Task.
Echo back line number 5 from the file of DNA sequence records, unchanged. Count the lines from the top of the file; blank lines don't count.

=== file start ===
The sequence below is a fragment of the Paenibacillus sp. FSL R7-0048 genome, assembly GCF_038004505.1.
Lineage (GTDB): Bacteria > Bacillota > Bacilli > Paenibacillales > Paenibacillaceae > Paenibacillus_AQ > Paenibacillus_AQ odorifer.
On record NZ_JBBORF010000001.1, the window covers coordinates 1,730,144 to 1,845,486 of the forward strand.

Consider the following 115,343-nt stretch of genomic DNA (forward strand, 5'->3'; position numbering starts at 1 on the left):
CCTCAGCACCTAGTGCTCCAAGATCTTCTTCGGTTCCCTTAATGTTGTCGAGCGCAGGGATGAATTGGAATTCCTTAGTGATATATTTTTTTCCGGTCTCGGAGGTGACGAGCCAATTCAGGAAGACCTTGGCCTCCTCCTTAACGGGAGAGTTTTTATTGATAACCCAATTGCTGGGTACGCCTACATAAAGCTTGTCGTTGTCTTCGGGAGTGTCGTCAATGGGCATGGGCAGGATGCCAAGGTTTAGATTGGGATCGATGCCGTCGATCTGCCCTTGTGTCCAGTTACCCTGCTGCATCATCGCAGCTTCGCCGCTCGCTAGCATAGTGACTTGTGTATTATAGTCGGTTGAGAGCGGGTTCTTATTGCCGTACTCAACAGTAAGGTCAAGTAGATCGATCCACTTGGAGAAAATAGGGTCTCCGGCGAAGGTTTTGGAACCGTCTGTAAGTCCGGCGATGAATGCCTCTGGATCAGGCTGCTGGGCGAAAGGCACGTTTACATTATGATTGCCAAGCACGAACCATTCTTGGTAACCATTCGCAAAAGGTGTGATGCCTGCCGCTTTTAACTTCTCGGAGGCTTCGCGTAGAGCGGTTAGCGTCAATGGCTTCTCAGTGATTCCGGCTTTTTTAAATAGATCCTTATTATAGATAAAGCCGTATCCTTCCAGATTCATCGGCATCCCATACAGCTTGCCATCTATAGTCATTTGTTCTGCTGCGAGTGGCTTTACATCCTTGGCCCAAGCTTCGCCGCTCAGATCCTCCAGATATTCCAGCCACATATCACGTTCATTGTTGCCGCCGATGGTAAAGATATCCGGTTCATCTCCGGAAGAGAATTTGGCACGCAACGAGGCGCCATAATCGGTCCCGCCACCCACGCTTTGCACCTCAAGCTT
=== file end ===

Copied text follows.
CCTCAGCACCTAGTGCTCCAAGATCTTCTTCGGTTCCCTTAATGTTGTCGAGCGCAGGGATGAATTGGAATTCCTTAGTGATATATTTTTTTCCGGTCTCGGAGGTGACGAGCCAATTCAGGAAGACCTTGGCCTCCTCCTTAACGGGAGAGTTTTTATTGATAACCCAATTGCTGGGTACGCCTACATAAAGCTTGTCGTTGTCTTCGGGAGTGTCGTCAATGGGCATGGGCAGGATGCCAAGGTTTAGATTGGGATCGATGCCGTCGATCTGCCCTTGTGTCCAGTTACCCTGCTGCATCATCGCAGCTTCGCCGCTCGCTAGCATAGTGACTTGTGTATTATAGTCGGTTGAGAGCGGGTTCTTATTGCCGTACTCAACAGTAAGGTCAAGTAGATCGATCCACTTGGAGAAAATAGGGTCTCCGGCGAAGGTTTTGGAACCGTCTGTAAGTCCGGCGATGAATGCCTCTGGATCAGGCTGCTGGGCGAAAGGCACGTTTACATTATGATTGCCAAGCACGAACCATTCTTGGTAACCATTCGCAAAAGGTGTGATGCCTGCCGCTTTTAACTTCTCGGAGGCTTCGCGTAGAGCGGTTAGCGTCAATGGCTTCTCAGTGATTCCGGCTTTTTTAAATAGATCCTTATTATAGATAAAGCCGTATCCTTCCAGATTCATCGGCATCCCATACAGCTTGCCATCTATAGTCATTTGTTCTGCTGCGAGTGGCTTTACATCCTTGGCCCAAGCTTCGCCGCTCAGATCCTCCAGATATTCCAGCCACATATCACGTTCATTGTTGCCGCCGATGGTAAAGATATCCGGTTCATCTCCGGAAGAGAATTTGGCACGCAACGAGGCGCCATAATCGGTCCCGCCACCCACGCTTTGCACCTCAAGCTT